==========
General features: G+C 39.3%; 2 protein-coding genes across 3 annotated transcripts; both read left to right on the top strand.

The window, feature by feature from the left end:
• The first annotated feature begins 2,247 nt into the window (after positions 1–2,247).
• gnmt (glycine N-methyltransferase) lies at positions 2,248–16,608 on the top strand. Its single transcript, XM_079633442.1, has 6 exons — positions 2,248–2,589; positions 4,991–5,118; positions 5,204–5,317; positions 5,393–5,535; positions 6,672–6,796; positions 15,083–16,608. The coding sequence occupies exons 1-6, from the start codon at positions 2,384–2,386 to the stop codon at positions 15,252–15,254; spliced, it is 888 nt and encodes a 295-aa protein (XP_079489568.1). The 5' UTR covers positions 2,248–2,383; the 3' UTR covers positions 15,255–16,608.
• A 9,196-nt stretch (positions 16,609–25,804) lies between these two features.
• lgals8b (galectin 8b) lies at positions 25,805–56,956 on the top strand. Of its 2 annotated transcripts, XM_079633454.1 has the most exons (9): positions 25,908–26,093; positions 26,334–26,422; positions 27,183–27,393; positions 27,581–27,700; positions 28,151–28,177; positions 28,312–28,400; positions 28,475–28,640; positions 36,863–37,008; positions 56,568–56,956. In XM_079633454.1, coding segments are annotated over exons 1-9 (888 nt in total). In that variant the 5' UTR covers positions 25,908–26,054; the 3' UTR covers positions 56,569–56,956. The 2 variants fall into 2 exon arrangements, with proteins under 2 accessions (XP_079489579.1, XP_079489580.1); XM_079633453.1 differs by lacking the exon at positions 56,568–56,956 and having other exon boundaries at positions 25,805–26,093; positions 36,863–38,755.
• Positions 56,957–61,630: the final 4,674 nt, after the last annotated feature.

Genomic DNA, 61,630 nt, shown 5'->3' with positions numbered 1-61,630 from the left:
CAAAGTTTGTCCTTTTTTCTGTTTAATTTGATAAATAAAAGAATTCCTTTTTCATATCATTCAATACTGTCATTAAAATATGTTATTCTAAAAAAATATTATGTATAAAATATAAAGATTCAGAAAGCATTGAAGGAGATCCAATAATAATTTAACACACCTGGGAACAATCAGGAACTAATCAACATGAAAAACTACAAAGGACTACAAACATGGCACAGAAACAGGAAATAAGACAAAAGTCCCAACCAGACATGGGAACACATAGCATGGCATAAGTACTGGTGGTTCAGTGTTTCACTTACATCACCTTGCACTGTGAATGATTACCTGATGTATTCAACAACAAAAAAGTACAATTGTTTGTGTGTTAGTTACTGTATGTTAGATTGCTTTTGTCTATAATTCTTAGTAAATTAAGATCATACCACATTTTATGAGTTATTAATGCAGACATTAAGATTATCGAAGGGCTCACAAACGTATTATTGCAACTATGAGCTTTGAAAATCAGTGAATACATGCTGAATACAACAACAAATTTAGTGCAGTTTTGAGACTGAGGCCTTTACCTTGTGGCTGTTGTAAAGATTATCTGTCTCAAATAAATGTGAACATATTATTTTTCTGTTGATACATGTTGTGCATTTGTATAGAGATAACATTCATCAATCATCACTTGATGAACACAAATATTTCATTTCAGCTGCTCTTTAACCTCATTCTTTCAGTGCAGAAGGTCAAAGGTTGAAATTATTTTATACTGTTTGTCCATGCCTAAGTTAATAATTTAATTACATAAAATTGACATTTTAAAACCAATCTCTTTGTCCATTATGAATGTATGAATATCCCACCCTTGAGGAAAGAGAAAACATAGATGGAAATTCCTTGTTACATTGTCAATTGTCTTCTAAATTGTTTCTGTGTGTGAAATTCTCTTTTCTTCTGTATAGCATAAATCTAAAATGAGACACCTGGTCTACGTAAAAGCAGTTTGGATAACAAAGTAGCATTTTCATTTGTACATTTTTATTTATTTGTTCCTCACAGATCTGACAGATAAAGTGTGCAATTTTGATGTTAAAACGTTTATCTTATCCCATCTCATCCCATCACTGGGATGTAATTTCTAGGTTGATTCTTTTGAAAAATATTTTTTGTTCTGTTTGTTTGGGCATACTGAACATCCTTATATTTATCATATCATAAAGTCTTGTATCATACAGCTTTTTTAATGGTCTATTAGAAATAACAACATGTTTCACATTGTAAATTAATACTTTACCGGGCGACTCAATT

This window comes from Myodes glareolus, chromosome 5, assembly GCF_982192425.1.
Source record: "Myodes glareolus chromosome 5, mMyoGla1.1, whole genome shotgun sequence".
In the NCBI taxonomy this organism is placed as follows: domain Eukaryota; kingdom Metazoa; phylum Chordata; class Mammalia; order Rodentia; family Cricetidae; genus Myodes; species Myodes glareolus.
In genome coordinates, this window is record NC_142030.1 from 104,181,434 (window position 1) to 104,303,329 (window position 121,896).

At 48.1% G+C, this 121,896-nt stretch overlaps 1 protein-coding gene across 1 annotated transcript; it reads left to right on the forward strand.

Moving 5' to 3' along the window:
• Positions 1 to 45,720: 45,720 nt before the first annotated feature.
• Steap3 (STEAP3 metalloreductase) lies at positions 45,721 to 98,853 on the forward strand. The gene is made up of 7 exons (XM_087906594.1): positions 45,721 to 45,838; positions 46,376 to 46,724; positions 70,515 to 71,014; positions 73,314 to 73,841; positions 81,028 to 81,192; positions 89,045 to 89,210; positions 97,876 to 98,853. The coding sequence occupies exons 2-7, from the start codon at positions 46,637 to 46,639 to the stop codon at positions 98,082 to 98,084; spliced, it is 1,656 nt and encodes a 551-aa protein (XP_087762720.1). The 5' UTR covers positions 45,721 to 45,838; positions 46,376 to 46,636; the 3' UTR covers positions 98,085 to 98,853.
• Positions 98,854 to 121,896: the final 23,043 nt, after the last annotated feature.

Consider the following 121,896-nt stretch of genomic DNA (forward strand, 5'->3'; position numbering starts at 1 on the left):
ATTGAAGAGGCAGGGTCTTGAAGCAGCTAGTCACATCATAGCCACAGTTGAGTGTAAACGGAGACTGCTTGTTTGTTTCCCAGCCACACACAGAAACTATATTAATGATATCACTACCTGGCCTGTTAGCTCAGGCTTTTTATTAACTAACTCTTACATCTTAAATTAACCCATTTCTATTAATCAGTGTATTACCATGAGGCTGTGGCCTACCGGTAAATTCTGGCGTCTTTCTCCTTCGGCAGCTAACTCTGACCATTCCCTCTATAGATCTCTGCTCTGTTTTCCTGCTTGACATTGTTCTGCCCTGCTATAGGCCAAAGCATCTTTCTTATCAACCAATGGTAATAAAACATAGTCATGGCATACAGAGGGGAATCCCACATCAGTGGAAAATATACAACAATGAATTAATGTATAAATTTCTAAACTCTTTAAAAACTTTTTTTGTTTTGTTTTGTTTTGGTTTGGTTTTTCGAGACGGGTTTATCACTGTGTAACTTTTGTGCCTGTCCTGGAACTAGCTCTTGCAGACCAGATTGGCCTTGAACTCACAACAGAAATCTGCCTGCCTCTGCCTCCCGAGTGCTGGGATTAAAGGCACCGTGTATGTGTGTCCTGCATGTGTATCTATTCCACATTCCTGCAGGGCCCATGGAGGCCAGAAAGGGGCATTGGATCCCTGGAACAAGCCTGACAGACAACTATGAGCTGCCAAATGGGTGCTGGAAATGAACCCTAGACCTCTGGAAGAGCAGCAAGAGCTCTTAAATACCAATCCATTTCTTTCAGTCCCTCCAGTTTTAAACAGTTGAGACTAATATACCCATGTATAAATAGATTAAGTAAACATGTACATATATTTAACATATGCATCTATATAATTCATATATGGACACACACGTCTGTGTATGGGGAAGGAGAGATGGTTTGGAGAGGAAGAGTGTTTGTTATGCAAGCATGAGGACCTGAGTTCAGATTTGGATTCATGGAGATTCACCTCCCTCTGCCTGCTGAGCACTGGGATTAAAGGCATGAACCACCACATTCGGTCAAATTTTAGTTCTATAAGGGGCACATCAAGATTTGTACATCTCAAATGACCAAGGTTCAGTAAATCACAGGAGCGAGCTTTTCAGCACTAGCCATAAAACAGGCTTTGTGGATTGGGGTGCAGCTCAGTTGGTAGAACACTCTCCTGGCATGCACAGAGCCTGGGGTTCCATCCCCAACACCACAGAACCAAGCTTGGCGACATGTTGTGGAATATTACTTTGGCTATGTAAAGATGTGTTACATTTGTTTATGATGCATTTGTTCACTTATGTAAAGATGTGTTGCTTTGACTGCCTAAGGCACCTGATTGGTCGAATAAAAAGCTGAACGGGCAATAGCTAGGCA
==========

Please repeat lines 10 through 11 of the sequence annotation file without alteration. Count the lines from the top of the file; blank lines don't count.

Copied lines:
This window comes from Myodes glareolus, chromosome 5, assembly GCF_982192425.1.
Source record: "Myodes glareolus chromosome 5, mMyoGla1.1, whole genome shotgun sequence".